You might have noticed my “growing” interest in food related issues. Partly a result of having some clients in agriculture, partly having some fairly strong opinions about the scare tactics activists and the media are using around food safety for their benefit–and to the potential harm of others. Partly probably because two years ago I moved onto a small farm and am greatly enjoying my own foods from great beef to fresh eggs to a garden loaded with more than we can eat.
The food industry is in crisis. The crisis occasionally erupts into full-blown, high profile battles like pink slime and the GMO name calling attack on Cheerios. I’m bothered by these kinds of events because the profit-motivated fear mongering behind them is causing so many to irrationally fear the food they eat. But attitudes toward food are seriously shifting and that is the essence of the crisis. Whether this is caused by the fear-mongering, or the fear-mongering is profitable because of the shifting attitudes, who can say? It’s a chicken and egg question. (Farm analogies come easy to me these days.)
Fleishmann-Hillard and themotherhood.com have published a study called Cart to Kitchen 2013. The study focuses on mothers’ attitude toward food choices and what influences them. This study is very helpful for those interested in the food crisis and points to some important ways to deal with it if you are in agriculture, food processing or manufacturing and retailing.
Some key points from the study:
What changes will mom’s make in food choices in 2013?
- 78% said save more money
- 68% said buy healthier food
- 49% said buy less processed food
There’s more but these are the critical ones. There is a potential contradiction here in buying cheaper and healthier foods, but the trend toward healthier choices is undeniable. 56% of moms say they occasionally buy organic now and nearly 30% say they will buy organic more often in 2013.
What are moms concerned about in their food?
- sugar substitutes 56%
- calories 45%
- additives and preservatives 40%
- fats 39%
Having just read the Economist’s special section on obesity, it seems food consumers are very right to be concerned particularly about calories. My concern here is that fears over sugar substitutes keep people from buying lower calorie foods–particularly drinks. Those activists and media seriously concerned about health issues may want to treat any new stories about the dangers from sugar substitutes with extra caution.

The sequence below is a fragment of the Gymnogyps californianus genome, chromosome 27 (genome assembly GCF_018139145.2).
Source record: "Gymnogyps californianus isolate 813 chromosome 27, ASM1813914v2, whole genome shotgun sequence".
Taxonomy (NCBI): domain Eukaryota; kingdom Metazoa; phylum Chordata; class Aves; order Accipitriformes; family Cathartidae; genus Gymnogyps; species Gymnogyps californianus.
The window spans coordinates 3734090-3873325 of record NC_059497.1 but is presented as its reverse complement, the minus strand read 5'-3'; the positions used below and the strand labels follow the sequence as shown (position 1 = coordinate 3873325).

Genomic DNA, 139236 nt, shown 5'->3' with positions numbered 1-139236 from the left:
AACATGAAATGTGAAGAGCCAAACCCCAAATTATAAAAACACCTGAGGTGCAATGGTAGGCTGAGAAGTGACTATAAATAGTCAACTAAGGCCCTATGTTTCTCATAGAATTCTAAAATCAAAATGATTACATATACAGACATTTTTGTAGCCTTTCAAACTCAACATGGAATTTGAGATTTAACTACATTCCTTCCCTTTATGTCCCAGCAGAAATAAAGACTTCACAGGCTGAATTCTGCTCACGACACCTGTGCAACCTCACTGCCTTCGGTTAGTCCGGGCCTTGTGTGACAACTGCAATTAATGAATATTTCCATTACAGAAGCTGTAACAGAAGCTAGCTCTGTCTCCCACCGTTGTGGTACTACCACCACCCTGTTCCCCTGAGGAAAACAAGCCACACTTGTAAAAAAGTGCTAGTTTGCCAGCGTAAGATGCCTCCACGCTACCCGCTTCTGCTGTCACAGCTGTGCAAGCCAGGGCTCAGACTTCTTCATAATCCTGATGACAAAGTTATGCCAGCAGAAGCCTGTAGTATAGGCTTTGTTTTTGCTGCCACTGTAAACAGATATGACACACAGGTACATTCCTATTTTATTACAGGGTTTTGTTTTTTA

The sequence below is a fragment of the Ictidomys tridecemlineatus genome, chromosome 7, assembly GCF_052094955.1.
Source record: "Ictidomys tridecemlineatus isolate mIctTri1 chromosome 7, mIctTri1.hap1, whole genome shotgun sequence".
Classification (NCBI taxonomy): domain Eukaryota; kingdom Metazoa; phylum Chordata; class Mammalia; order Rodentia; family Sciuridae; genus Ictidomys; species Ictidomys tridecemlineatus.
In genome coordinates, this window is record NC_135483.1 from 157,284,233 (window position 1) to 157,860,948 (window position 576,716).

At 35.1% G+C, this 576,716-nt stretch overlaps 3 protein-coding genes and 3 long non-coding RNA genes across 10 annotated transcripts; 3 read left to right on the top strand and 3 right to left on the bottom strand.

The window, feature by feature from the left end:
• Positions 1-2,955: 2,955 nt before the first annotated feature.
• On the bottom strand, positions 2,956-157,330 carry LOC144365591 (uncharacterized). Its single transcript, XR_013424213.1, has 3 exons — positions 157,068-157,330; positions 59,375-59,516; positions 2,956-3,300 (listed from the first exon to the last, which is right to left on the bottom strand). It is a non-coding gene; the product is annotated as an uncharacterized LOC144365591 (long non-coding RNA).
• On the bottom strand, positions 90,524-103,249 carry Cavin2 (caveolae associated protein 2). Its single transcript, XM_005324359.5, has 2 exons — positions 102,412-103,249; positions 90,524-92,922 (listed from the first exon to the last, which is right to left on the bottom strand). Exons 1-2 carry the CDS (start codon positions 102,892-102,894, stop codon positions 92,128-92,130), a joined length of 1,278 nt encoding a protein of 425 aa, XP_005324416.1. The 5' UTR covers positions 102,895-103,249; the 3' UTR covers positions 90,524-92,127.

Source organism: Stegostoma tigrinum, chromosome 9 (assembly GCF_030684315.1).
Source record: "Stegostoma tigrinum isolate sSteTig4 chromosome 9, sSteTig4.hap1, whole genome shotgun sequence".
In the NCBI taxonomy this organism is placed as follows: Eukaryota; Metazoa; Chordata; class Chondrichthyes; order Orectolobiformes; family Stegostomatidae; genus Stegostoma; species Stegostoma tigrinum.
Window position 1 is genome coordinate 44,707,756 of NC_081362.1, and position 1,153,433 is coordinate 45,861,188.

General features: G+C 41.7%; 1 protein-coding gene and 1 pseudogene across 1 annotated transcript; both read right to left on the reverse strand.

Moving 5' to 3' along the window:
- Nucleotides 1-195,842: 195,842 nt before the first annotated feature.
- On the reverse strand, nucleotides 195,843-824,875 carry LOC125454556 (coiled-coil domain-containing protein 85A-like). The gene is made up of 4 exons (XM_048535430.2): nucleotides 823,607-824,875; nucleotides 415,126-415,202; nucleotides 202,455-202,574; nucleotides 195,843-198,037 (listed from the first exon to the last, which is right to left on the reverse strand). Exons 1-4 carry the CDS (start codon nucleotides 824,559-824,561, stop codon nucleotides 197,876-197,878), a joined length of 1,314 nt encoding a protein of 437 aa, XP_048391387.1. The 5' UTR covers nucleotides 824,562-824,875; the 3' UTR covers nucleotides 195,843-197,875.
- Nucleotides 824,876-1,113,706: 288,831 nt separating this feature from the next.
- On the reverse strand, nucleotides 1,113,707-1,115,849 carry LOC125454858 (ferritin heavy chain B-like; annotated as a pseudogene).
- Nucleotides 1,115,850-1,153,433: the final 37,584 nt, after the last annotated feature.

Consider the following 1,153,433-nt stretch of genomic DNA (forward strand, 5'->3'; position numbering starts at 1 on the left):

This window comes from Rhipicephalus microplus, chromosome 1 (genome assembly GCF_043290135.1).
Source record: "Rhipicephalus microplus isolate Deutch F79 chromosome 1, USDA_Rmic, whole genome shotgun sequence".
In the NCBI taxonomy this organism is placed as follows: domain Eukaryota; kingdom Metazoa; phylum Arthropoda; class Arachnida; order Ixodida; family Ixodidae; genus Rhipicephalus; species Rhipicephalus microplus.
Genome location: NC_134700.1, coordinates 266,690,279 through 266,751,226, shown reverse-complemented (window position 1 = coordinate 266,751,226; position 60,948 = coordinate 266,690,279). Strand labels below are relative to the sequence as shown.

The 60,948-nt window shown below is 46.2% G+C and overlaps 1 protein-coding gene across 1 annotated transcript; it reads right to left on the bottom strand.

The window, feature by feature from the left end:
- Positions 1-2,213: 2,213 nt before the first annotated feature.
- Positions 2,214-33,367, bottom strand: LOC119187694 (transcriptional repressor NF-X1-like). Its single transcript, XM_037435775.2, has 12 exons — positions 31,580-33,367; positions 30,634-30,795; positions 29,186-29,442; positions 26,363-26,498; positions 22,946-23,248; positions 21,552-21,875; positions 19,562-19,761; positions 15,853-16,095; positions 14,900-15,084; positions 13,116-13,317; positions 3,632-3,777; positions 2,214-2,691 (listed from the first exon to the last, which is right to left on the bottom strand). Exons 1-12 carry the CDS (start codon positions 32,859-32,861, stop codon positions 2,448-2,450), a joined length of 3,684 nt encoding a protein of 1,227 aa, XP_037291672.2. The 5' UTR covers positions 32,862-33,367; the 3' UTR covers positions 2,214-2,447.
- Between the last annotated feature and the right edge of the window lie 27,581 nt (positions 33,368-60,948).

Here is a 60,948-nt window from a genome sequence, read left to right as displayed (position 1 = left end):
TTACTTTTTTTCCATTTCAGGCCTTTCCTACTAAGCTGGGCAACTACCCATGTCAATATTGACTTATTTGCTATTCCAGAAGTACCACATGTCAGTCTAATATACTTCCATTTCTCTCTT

I think one of the most interesting things about this study is who most influences mom’s decisions about food safety, nutrition, health, etc. 78% said food program on TV but after that, almost everything is online. 77% said food media website, 72% said food brand email, 65% said facebook for food brands and food companies, 53% said mobile app, 52% said a food brand twitter account, 50% said food magazine, 46% said food brand blog, 43% said celebrity or expert blog, and so on.
This is interesting compared to some other data which says that on issues of major safety and health concerns, such as GMOs, artificial flavors and colors, pesticides and food sources, moms most trust food and mom blogs. On the subject of GMOs, they trust blogs 39% compared to just 15% for physicians and 18% for nutritionists.
This has great significance for those in the food business from farmers to retailers to engage with bloggers. Mommy bloggers and food bloggers look to be the primary influencers on issues of food safety, health benefits, etc.
Education is critical in this industry, as is transparency. But it essential that those in this business feeding the world with healthy, safe food get the word out to mommy and food bloggers right away.